Good Fun With Knothole-Grable

US Department of Energy image from the Grable shot.

Having enjoyed numerous evenings of relatively undisturbed sleep during the several months I’ve been writing a novel about pus-spewing dead things that want to eat my face, I decided this just wouldn’t do.

I thought, “Hey, let’s talk about nuclear war!”

Disgusted by the Reagan-era neutron-bomb-apologism of the one post-nuke survival book available at my local library, I turned to my favorite sleep-killer, Wikipedia, where I’ve often cured my insomnia by purging myself of any desire to ever close my eyes again.

It was there that I ran across the fascinating article on nuclear artillery, a concept whose time has surely passed, right? Wrong; while nuclear cannon shells are a thing of the past in the US arsenal — having been replaced by tactical ballistic missiles and cruise missiles — nuclear-tipped cannon-shell payloads are rumored to be part of the North Korean nuclear program.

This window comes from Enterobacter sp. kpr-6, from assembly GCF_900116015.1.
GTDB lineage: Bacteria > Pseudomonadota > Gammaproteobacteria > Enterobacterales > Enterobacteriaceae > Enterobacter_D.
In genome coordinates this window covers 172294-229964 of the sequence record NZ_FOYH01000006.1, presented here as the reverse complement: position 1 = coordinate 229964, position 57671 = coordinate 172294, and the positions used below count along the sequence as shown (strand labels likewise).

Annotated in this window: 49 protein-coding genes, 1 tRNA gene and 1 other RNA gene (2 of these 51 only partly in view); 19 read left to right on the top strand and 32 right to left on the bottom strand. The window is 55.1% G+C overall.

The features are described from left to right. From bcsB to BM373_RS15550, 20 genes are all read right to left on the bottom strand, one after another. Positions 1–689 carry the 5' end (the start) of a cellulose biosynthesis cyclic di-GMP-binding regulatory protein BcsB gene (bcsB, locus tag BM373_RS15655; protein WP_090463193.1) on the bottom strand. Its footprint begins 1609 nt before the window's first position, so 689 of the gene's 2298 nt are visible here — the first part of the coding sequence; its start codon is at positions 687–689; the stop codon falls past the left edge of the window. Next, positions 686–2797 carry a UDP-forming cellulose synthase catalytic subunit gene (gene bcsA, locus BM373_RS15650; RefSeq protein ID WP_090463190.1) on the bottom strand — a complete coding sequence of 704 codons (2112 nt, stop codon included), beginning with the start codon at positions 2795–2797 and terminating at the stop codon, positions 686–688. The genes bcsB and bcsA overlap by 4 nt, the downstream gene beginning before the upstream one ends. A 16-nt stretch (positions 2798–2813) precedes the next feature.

This seems unlikely to me, given what I know about North Korean nukes — that is to say, that the North Korean military has very few of them, has spent a lot of energy getting its missiles to work, which would make a nuclear cannon shell pretty pointless. Also, the term “nuclear artillery” applies not only to cannon, but also to the same sort of tactical missiles that fill the same role today in most militaries that cannons (which the Navy, adorably, calls “guns”) used to.

But why split hairs? North Korea has nukes, not to mention the fourth-largest army in the world. Let’s send those Reds some Christmas love, shall we? In case I’m not around to blog tomorrow, somebody going to Heaven be sure to tell Ike “Thanks” for ending the Korean War. We all really appreciate it.

And on that note, let us consider the first U.S. test of a nuclear-tipped cannon shell, the Grable shot as part of the 11-blast Upshot-Knothole series at the Nevada Test Site from March through June of 1953, almost exactly the time UN (primarily US) and Korean and Chinese troops were fighting the last major engagement of the war, the Battle of Pork Chop Hill, over land of no strategic value.

Fired from an 11-inch gun, the Grable warhead was one of only two gun-type fission weapons ever detonated — the first being Little Boy, which was dropped on Hiroshima. Other US weapons are implosion-type weapons, which put the nuclear material inside a sphere of precisely-timed explosive charges.

If you like to see things go boom, you just can’t beat the 15-kiloton blast at 0:31. And if you worry about things going boom, this should probably improve your sleep almost as much as it did mine.

Isn’t it pretty?

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